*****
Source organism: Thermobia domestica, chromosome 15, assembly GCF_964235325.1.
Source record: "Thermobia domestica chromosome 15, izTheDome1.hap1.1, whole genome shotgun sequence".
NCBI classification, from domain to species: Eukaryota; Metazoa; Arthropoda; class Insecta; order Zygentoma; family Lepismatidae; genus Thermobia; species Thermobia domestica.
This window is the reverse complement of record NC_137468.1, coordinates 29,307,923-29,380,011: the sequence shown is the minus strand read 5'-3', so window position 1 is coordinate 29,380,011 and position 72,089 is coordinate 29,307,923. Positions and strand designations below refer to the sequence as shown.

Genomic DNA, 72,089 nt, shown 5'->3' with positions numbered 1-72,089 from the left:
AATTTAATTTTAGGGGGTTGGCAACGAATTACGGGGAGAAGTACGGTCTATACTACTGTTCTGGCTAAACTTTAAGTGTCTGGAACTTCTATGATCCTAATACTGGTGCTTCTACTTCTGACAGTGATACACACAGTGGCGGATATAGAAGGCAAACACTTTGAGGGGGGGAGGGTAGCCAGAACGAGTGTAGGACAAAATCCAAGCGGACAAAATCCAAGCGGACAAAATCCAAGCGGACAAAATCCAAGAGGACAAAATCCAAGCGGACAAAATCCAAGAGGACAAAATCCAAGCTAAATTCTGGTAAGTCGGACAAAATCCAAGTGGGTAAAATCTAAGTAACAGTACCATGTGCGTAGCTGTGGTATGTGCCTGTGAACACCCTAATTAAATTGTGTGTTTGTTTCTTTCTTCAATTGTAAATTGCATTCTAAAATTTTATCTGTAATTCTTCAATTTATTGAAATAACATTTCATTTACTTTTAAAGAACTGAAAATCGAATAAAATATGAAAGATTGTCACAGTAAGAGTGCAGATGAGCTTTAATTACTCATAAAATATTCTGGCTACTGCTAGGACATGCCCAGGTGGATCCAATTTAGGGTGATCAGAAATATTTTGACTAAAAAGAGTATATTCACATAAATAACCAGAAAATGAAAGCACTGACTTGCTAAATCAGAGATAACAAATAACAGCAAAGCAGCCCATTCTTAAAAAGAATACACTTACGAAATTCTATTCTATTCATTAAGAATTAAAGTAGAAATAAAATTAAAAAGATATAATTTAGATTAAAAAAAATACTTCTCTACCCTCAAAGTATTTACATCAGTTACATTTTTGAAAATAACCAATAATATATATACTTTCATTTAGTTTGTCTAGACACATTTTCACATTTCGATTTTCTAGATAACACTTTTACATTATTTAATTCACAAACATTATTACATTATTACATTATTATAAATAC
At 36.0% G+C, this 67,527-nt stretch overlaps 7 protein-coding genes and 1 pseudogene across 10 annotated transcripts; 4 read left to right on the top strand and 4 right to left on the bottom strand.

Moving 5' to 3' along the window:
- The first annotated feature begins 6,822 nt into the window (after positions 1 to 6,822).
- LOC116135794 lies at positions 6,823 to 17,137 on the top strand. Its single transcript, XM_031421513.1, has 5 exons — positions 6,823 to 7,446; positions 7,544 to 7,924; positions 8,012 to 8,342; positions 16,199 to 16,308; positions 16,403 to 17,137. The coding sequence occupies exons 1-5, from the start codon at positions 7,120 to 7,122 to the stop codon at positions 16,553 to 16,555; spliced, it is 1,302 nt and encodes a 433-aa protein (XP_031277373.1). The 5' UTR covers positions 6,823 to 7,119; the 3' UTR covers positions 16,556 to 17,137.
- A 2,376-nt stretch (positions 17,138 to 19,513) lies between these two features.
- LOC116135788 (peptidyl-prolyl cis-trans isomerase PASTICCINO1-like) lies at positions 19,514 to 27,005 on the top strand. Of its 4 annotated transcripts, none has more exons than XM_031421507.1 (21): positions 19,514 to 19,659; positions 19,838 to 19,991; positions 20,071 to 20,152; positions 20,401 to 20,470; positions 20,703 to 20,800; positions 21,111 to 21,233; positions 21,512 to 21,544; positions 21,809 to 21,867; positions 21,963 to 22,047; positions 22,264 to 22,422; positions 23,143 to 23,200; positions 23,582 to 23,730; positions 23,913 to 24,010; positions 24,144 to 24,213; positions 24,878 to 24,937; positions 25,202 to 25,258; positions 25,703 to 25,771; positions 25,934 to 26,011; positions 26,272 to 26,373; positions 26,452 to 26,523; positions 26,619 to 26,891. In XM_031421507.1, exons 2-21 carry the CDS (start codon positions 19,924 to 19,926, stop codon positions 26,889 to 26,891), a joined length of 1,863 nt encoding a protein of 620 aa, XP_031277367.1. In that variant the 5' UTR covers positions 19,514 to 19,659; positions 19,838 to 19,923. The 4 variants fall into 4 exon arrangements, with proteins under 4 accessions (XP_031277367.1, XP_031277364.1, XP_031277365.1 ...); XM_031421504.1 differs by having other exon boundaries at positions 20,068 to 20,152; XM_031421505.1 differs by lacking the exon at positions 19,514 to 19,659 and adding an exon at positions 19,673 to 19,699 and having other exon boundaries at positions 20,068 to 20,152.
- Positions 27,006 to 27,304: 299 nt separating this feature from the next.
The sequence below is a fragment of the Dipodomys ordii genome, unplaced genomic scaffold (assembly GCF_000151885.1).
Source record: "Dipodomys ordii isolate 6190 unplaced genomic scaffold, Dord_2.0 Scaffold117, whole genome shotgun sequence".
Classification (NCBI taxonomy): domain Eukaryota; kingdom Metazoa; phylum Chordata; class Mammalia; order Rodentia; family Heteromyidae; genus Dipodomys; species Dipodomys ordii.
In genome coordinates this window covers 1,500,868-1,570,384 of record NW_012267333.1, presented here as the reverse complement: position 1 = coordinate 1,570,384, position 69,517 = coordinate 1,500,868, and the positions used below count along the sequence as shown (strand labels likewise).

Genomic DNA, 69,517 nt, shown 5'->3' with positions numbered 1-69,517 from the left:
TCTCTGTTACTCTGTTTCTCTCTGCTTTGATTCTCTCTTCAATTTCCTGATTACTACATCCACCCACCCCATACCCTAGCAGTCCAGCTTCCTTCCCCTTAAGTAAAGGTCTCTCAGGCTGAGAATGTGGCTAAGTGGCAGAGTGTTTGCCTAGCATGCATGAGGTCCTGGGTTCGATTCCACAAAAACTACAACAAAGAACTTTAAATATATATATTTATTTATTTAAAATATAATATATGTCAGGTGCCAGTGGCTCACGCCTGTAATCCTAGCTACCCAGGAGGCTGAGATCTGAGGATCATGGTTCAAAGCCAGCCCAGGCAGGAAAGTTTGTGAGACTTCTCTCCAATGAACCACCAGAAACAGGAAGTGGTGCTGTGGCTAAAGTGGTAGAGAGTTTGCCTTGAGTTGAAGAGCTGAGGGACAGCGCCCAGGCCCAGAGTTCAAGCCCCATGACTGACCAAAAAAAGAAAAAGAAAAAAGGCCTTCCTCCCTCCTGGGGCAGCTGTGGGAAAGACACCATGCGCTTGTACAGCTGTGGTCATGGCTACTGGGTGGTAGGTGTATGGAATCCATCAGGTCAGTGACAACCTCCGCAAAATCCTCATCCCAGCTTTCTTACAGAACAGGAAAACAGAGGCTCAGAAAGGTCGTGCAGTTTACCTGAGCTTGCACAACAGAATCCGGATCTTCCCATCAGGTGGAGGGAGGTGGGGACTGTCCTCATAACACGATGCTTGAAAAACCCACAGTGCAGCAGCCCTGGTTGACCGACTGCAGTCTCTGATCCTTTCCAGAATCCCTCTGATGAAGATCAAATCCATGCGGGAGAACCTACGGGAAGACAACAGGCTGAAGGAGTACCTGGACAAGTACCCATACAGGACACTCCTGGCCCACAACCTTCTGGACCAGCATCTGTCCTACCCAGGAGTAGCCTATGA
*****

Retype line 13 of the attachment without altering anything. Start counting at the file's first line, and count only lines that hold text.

- Positions 27,006 to 27,304: 299 nt separating this feature from the next.